In their own ways children are quite aware of their counterparts, and of, other portions of their individual realities. They relate to their counterparts in dreams. They sometimes see them as “invisible” companions. We dream of our own counterparts frequently, but we are so afraid of maintaining what we think of as the rational adult self that we ignore such communications.
In certain circles, soul mates is the latest vogue. The idea is an old one; it is based upon the reality of counterparts, and presents another version of the theory. But, it is treated with an almost pompous seriousness. Many of those who use the term do it to hide rather than to release their own joyful abilities. They spend time searching for their soul mates–but the search involves them in a pilgrimage for a kind of impossible communication with another, in which all division is lost, with the two then trying to join in a cementing oneness, suffocating all sense of play or creativity. We are not one part, or one half, of another soul, searching through the annals of time for our partner, undone until we are complete by our soul mate.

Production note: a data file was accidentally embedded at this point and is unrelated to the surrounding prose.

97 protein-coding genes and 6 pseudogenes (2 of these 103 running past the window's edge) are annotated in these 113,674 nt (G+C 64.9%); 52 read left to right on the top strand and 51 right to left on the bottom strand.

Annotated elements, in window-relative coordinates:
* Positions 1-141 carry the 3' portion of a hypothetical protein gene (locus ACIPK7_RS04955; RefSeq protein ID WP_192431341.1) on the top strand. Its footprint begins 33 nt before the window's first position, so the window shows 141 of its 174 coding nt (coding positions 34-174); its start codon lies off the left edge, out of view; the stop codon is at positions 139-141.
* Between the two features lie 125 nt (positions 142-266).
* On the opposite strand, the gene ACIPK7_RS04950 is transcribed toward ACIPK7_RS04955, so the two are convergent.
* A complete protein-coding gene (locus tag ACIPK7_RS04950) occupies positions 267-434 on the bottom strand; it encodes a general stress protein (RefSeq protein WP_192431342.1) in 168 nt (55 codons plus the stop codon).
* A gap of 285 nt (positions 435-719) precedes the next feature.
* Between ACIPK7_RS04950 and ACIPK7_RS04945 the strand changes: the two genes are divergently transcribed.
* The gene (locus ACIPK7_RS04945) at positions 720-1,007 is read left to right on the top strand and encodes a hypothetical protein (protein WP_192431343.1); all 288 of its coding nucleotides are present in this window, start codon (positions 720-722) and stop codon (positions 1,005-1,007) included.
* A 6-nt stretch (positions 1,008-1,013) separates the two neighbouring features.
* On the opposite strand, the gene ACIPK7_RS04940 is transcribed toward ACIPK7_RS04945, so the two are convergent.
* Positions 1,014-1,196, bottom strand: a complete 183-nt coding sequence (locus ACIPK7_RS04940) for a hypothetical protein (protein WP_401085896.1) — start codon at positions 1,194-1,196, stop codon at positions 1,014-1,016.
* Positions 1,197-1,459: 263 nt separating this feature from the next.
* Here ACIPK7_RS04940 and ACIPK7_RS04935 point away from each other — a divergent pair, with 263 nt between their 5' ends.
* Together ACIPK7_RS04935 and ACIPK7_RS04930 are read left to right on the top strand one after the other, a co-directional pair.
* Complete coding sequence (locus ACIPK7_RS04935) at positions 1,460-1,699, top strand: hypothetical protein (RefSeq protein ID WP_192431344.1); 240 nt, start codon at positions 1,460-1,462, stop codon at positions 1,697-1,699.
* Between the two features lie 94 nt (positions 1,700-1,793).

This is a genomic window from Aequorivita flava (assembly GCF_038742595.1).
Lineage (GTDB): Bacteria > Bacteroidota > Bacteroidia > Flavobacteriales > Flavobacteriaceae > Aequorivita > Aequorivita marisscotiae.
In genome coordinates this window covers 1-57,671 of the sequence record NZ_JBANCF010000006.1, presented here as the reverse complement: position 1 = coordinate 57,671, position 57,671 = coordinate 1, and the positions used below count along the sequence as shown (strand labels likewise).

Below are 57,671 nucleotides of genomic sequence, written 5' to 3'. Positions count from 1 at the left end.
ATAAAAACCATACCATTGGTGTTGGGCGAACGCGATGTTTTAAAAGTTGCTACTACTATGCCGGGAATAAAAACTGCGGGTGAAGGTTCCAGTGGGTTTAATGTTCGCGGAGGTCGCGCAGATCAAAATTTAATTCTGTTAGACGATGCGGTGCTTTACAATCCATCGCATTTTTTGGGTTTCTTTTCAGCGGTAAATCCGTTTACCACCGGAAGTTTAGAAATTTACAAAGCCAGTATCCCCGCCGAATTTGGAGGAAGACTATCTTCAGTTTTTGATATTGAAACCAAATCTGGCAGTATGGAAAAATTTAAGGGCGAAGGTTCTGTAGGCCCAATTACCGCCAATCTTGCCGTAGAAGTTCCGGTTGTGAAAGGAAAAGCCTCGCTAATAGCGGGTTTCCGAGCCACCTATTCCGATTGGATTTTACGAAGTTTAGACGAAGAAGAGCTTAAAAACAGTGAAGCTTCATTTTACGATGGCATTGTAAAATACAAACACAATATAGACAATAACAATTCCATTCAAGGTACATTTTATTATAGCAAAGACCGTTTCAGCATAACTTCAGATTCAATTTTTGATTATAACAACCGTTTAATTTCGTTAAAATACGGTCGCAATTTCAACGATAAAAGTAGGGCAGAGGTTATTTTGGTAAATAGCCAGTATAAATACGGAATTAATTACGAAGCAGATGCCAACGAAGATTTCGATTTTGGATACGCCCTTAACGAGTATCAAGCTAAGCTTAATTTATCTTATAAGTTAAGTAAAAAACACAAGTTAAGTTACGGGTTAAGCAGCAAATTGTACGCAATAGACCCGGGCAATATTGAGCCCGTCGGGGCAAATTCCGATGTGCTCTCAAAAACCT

When we become too intent to maintain our reality we lose it, for we deny the creativity upon which it rests.
I am not denying the importance of true reason. Certainly I am not telling us to ignore the intellect. But we do often ignore the playfulness of the intellect, and force it to become something less than it is.